Starting at around £390 on the CCL website, ASUS ROG monitors have a focus on image clarity, high refresh rate, increased brightness and also include RGB for the gaming connoisseur. Over £400, 24" - 27" ROG monitors have outstanding refresh rates for incredible framerates, pitched at pro gamers and E-Sports addicts. At this point, thinking about the types of games you play is necessary in choosing the right screen size.
23.8" and 24" displays are ideal for FPS games and gaming at 1080p, though anyone playing RTS or MMORPG games would want to be starting with a 27" screen minimum - and between £400 and £500 there are some excellent options. For those who want a wider FOV (Field of View) in FPS games, 27" - 31.5" is a sweet spot, and also allows for excellent 4K gaming & entertainment at over 30".
The curvy and popular all-rounder in the ROG range is the ASUS ROG Strix XG27WQ 27" QHD VA Curved Monitor, with a feature-set that demand attention. The 4K resolution, bright 165Hz screen is excellent value at around £440, supporting FreeSync and DisplayHDR 400.
ASUS ROG Strix XG27WQ Features:
- 2560 x 1440 Resolution
- Lightning 1ms Response Time
- 450cd/m2 Brightness
- 165Hz Refresh Rate
- FreeSync Support
The features in most ROG monitors are roughly the same as TUF displays, though they are mostly IPS displays rather than mixing in too many VA or TN screen types, and come with: -
- AMD FreeSync™ Premium Pro
- ASUS Aura Sync lighting
- Dynamic Shadow Boost
- Flicker-Free technology
- Ultra-Low Blue Light technology
It is in the engineering and product specific features you see the ROG brand shine, however.
High Dynamic Range (HDR) with DISPLAYHDR™ 400 - HDR technology delivers a wider colour range and higher contrast than comparable traditional monitors. "The brightest whites and the darkest blacks bring out details like never before." according to ASUS, and will hit peak brightness of 400 nits, meeting the requirement for DisplayHDR™ 400 certification.
Multi HDR Mode - ASUS ROG give the gamer control, with multiple HDR modes to choose from, adjusting monitor HDR performance on a game-by-game basis, or when watching video.
High Refresh Rates - ASUS ROG are the fastest monitors in the world, with their flagship ASUS ROG Swift PG259QN 24.5" Full HD IPS Monitor, which delivers a staggering 360Hz refresh rate. Besides this display, ROG monitors are available with 165Hz, 170Hz, 175Hz, 180Hz, 240Hz, and 270Hz refresh rates. With such a range of options, it looks a lot like ASUS are balancing this important feature with other key performance criteria, as well as size and price. With the ability to play games at over 300FPS, this is sweet music to any gamer's ears, but having extreme refresh rates in the lower priced ROG models means those who are budget constrained can still experience the highest quality in display tech.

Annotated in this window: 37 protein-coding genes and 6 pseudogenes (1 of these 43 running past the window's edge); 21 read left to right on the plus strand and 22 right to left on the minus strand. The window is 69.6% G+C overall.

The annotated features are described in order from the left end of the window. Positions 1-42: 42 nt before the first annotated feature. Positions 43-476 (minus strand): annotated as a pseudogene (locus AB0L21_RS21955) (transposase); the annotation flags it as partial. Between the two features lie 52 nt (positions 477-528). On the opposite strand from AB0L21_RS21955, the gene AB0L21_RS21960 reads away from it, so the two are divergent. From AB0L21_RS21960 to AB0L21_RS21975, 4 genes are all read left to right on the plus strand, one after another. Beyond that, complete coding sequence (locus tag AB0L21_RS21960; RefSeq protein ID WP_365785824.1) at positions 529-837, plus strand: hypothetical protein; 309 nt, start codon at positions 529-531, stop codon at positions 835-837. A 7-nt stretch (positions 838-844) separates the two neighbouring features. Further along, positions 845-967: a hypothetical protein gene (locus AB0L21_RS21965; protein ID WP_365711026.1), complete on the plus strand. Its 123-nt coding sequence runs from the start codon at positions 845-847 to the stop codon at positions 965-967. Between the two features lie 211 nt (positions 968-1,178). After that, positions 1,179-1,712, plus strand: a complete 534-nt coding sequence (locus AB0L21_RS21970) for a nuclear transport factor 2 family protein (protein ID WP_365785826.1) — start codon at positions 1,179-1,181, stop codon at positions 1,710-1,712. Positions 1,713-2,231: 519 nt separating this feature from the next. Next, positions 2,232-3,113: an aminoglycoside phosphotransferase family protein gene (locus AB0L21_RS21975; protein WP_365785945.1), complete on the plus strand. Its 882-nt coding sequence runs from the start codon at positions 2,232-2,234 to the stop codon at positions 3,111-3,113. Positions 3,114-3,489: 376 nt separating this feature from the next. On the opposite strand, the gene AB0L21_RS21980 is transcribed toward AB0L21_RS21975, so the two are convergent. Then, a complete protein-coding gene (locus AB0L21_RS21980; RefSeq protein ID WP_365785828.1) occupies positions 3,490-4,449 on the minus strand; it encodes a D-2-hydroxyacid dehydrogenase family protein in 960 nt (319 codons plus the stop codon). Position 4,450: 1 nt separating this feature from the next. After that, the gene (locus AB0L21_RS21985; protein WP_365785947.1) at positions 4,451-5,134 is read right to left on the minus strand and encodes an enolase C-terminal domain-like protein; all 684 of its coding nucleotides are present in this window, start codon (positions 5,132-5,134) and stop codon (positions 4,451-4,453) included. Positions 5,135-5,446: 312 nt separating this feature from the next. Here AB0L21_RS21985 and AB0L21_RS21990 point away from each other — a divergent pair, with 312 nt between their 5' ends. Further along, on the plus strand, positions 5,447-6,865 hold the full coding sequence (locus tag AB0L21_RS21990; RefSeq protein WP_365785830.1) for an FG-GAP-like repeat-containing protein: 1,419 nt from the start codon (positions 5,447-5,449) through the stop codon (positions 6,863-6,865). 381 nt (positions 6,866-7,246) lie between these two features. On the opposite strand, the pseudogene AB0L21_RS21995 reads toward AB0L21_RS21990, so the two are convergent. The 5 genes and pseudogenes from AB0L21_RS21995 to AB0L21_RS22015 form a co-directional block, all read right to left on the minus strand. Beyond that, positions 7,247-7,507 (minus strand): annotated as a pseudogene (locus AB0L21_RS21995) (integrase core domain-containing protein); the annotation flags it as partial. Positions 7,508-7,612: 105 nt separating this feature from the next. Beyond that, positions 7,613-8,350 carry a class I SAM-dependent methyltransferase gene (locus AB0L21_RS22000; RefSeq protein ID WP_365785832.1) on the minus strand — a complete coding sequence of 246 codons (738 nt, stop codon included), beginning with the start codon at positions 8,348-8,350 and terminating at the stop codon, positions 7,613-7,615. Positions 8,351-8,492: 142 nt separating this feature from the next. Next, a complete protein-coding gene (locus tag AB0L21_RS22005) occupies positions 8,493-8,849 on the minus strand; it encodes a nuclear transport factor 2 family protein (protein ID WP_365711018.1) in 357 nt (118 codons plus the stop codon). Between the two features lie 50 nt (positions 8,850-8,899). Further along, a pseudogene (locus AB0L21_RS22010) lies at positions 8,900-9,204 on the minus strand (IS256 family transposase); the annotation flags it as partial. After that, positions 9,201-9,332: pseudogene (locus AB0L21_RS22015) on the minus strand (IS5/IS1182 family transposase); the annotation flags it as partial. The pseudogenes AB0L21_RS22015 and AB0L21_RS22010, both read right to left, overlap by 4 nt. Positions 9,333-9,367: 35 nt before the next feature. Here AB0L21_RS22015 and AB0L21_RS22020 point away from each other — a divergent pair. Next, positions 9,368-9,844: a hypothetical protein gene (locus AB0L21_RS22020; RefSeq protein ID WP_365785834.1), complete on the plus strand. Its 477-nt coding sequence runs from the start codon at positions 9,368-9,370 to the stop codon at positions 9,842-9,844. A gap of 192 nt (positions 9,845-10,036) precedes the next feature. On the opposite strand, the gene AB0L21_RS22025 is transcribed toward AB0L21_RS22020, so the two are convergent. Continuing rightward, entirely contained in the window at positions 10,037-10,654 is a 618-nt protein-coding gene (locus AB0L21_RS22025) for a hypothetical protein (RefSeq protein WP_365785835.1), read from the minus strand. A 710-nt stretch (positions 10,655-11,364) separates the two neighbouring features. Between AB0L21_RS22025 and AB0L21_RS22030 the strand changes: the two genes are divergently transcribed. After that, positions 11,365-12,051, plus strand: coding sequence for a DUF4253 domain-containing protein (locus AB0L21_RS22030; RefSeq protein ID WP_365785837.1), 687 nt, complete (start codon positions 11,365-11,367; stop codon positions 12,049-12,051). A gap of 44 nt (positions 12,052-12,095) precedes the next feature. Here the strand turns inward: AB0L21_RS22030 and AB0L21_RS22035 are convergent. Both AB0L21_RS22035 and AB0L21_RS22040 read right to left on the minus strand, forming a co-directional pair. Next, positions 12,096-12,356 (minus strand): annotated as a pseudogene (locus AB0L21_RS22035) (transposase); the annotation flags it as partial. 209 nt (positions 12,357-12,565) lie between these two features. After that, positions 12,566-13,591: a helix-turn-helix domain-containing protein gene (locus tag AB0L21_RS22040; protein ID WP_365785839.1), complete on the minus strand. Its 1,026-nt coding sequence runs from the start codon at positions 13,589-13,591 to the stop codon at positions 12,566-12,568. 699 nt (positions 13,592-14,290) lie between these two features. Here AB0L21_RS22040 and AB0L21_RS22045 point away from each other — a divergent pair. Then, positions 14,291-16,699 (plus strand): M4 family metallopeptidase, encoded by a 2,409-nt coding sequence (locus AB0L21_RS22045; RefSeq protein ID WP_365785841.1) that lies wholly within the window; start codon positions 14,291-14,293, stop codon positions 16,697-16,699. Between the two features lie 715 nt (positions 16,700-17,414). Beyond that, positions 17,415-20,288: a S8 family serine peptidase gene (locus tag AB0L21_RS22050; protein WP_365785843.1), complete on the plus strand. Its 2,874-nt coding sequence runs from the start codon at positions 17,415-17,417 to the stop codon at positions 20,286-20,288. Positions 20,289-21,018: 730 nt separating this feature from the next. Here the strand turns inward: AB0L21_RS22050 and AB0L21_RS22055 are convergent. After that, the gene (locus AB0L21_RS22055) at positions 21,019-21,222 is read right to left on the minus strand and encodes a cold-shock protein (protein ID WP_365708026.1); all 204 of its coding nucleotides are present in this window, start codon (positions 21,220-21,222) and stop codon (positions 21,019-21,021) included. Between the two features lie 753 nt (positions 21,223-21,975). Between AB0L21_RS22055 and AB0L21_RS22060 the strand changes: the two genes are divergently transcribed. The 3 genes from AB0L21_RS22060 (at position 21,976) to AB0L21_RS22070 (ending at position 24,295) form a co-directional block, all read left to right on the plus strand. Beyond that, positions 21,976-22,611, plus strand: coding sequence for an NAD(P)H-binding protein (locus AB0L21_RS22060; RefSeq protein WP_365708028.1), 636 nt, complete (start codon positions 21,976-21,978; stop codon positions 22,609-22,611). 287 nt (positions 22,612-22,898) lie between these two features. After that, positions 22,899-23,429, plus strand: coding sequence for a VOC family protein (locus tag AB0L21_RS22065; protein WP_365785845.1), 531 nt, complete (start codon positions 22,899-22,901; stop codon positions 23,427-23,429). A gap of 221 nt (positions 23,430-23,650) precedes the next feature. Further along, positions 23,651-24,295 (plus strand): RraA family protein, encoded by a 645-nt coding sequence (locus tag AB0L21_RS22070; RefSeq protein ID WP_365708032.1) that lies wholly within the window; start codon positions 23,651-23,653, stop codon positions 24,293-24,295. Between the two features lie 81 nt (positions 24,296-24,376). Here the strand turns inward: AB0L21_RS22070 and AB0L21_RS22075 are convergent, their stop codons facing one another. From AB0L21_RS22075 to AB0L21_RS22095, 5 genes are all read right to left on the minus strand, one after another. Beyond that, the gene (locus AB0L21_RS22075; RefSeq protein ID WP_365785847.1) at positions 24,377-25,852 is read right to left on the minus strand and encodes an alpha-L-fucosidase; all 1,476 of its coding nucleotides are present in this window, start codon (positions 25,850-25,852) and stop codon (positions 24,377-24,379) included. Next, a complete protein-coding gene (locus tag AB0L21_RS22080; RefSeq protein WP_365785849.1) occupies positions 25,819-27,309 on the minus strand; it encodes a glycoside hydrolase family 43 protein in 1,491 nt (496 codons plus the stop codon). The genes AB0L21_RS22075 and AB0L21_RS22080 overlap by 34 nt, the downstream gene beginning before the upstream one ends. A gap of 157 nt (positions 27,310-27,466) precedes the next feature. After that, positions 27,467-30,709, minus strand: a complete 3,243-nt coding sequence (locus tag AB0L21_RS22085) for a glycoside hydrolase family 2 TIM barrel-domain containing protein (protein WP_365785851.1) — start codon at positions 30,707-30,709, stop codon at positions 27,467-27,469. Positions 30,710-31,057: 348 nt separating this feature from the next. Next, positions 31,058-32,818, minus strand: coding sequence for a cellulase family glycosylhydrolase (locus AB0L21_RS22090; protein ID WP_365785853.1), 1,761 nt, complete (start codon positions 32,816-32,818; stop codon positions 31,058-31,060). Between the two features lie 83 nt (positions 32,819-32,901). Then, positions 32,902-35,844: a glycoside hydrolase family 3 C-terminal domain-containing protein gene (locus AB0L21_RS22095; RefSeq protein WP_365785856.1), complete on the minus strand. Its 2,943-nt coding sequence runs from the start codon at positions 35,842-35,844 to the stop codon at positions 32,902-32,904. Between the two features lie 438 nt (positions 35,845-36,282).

Price drops for 4K ASUS gaming monitors
Pricing on 4K 144Hz IPS monitors is lower this year than it was middle to end of 2021 for 27" - 30" sizes, so now would be a good time to make the change before any volatility kicks in. Similarly, 27" - 30", 4K, 60 Hz IPS monitors are seeing lower pricing, though prices have just started to drop in the last month or so.
The ASUS TUF Gaming VG289Q 28" 4K Ultra HD IPS Monitor is the lowest priced 4K monitor at around £340 - £400 at CCL. At 28" this is ideal for 4K gaming, and the IPS display allows you to play your games from any angle without excessive darkening on certain areas of the monitor. This monitor also has a 60Hz refresh rate so you'll top out at 60 FPS at 3840 x 2160 resolution, with a 5ms response time.
The ASUS TUF Gaming VG32VQR 31.5" QHD Curved Monitor is priced around £430, but offers a big step up in both refresh rate and response time, at 165Hz and 1ms respectively. The VG32VQR is also QHD for stunning clarity and perfect brightness, and larger in display size, at 31.5".
The ASUS ROG Strix XG27AQ 27" QHD IPS 170Hz Monitor offers 4K at around £520, with a 1ms response time, 170Hz refresh rate, and incredible clarity with QHD IPS technology. Again, the price drops allow for (what used to be in excess of £600 worth of monitor) to be made available to a wider audience.
Depending on your budget, the games you play and what else you use your monitor for, the decision you make between TUF and ROG is going to be a very custom option. You can read more about how to choose your gaming monitor with our recent monitor guides here: